Russia is also claiming that Ukraine did not fulfil the demands under the said conventions by resolving disagreement through ‘dialogue’. One member of the Russian team, for example, asserted that Ukraine was simply pretending to go through negotiations, for the record, without really seeking resolution. This was the level of argumentation from a representative of the country which invaded and occupied Ukrainian territory, and that brings criminal charges against Ukrainians for objecting to such occupation! Three Ukrainians in Crimea: Mejlis leader Ilmi Umerov; journalist Mykola Semena and Crimean Tatar activist Suleyman Kadyrov were all given real or suspended sentences for repeating the position of the UN and all international bodies, regarding Crimea’s status.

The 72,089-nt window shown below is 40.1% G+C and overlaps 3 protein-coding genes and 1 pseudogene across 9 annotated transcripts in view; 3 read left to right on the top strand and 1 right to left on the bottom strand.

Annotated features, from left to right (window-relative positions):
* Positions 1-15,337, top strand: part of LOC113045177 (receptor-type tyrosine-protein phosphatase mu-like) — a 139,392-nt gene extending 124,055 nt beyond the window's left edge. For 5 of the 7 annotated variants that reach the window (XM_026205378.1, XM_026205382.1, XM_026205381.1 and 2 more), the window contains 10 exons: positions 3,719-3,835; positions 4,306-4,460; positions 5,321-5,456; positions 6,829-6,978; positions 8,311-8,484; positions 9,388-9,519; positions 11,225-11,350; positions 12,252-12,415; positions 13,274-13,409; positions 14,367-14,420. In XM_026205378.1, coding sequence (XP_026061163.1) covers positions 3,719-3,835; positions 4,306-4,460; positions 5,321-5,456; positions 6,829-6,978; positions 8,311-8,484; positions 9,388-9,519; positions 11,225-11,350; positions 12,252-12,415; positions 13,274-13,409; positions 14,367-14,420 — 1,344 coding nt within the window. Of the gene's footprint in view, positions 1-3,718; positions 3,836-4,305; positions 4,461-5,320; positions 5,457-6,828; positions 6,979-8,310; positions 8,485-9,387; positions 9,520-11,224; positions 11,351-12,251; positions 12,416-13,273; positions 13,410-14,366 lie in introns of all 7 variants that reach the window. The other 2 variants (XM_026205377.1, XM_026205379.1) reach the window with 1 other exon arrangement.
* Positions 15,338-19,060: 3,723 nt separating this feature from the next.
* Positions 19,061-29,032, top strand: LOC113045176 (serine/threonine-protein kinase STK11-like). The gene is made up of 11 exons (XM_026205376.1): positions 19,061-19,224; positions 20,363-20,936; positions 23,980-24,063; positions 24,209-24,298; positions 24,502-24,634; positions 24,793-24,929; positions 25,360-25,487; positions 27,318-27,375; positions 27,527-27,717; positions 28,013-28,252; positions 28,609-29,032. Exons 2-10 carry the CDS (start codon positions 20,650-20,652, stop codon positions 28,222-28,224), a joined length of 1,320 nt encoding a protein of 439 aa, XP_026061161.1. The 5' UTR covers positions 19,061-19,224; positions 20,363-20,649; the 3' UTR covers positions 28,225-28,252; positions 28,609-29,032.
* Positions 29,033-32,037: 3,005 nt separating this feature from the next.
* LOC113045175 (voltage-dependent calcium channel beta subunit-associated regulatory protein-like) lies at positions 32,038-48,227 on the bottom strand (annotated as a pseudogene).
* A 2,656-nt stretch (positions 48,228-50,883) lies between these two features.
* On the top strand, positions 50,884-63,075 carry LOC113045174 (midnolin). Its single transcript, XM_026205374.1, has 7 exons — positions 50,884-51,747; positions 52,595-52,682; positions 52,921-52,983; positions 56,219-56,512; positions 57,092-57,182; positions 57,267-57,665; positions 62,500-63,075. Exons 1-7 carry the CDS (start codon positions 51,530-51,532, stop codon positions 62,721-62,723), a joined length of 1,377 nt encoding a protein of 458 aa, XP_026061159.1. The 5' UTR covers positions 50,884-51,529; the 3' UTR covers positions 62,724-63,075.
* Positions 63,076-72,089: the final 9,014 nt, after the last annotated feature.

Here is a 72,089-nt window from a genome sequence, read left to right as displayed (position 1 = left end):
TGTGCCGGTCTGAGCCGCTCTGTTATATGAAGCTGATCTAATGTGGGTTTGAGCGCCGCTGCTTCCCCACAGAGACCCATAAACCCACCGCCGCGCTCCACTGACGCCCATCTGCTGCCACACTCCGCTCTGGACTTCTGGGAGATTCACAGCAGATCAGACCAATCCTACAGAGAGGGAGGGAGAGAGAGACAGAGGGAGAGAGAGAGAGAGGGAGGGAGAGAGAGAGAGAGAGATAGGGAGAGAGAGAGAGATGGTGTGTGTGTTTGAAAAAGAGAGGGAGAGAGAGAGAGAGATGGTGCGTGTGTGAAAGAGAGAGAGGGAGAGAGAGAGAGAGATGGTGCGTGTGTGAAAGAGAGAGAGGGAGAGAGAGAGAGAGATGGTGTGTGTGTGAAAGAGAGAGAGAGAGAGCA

The Convention on Financing Terrorism
It was clear back in 2017 that this was going to be the harder of the two cases to win. In the summary of its judgement in April 2017, the Court explained that “Ukraine contends that the Russian Federation has failed to respect its obligations under Articles 8, 9, 10, 11, 12 and 18. In particular, Ukraine maintains that the Russian Federation has failed to take appropriate measures to prevent the financing of terrorism in Ukraine by public and private actors on the territory of the Russian Federation and that it has repeatedly refused to investigate, prosecute, or extradite “offenders within its territory brought to its attention by Ukraine”. Russia denies all of this. The Court concluded that “at least some of the allegations made by Ukraine” appeared to fall within the scope of the said Convention.